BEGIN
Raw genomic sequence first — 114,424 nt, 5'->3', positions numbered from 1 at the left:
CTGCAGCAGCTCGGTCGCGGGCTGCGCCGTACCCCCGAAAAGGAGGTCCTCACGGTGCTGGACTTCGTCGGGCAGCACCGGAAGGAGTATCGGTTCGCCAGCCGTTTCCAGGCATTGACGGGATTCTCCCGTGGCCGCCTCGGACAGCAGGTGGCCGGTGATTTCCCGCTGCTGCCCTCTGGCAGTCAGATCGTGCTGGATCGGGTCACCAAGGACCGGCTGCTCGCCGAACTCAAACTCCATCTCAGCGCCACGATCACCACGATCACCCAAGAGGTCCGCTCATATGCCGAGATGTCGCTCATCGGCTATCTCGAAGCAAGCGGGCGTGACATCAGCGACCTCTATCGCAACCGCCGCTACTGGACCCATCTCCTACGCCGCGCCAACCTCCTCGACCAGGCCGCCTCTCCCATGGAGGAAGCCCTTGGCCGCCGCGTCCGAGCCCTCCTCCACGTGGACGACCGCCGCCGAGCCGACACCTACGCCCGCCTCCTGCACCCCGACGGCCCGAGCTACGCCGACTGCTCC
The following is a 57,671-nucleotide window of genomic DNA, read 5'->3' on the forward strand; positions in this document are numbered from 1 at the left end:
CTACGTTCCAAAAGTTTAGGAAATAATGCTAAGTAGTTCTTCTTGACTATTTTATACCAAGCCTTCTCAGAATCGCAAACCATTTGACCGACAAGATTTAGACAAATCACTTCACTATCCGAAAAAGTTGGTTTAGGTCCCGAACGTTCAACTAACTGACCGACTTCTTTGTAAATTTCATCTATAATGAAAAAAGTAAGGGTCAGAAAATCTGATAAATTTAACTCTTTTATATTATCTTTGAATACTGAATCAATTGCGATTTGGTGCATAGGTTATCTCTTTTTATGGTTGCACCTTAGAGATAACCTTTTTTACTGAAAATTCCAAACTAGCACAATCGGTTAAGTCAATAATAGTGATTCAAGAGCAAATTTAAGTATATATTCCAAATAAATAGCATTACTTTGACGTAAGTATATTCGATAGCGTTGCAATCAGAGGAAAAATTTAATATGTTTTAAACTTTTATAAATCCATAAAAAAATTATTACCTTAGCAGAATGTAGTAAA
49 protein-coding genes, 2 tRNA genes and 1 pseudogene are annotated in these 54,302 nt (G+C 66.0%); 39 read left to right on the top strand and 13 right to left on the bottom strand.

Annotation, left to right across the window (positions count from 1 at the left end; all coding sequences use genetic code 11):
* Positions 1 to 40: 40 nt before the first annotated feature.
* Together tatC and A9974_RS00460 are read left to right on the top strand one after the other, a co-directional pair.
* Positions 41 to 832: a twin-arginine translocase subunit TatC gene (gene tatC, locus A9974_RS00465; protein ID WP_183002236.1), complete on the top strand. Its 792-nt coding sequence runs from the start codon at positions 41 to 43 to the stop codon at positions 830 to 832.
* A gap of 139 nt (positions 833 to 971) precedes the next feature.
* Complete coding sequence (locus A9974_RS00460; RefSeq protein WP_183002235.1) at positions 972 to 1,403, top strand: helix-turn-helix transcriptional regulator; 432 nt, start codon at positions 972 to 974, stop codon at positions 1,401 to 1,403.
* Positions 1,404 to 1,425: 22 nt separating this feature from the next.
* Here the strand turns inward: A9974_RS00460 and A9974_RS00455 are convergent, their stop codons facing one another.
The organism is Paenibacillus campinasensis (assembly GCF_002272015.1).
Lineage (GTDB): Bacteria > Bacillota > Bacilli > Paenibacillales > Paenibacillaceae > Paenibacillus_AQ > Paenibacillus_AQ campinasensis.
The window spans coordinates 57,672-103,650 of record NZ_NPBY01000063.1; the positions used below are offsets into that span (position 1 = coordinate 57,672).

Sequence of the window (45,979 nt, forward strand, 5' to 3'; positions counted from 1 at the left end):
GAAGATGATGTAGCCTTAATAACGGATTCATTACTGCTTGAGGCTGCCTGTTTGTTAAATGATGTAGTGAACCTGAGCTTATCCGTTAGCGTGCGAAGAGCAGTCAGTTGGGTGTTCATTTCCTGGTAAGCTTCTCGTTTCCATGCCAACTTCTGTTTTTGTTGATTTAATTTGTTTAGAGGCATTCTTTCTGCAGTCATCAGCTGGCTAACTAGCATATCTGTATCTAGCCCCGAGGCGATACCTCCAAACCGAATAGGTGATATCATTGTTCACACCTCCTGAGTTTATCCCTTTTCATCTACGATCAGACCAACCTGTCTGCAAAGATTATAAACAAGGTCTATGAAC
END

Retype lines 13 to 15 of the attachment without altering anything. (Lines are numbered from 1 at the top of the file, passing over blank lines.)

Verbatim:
* Here the strand turns inward: A9974_RS00460 and A9974_RS00455 are convergent, their stop codons facing one another.
The organism is Paenibacillus campinasensis (assembly GCF_002272015.1).
Lineage (GTDB): Bacteria > Bacillota > Bacilli > Paenibacillales > Paenibacillaceae > Paenibacillus_AQ > Paenibacillus_AQ campinasensis.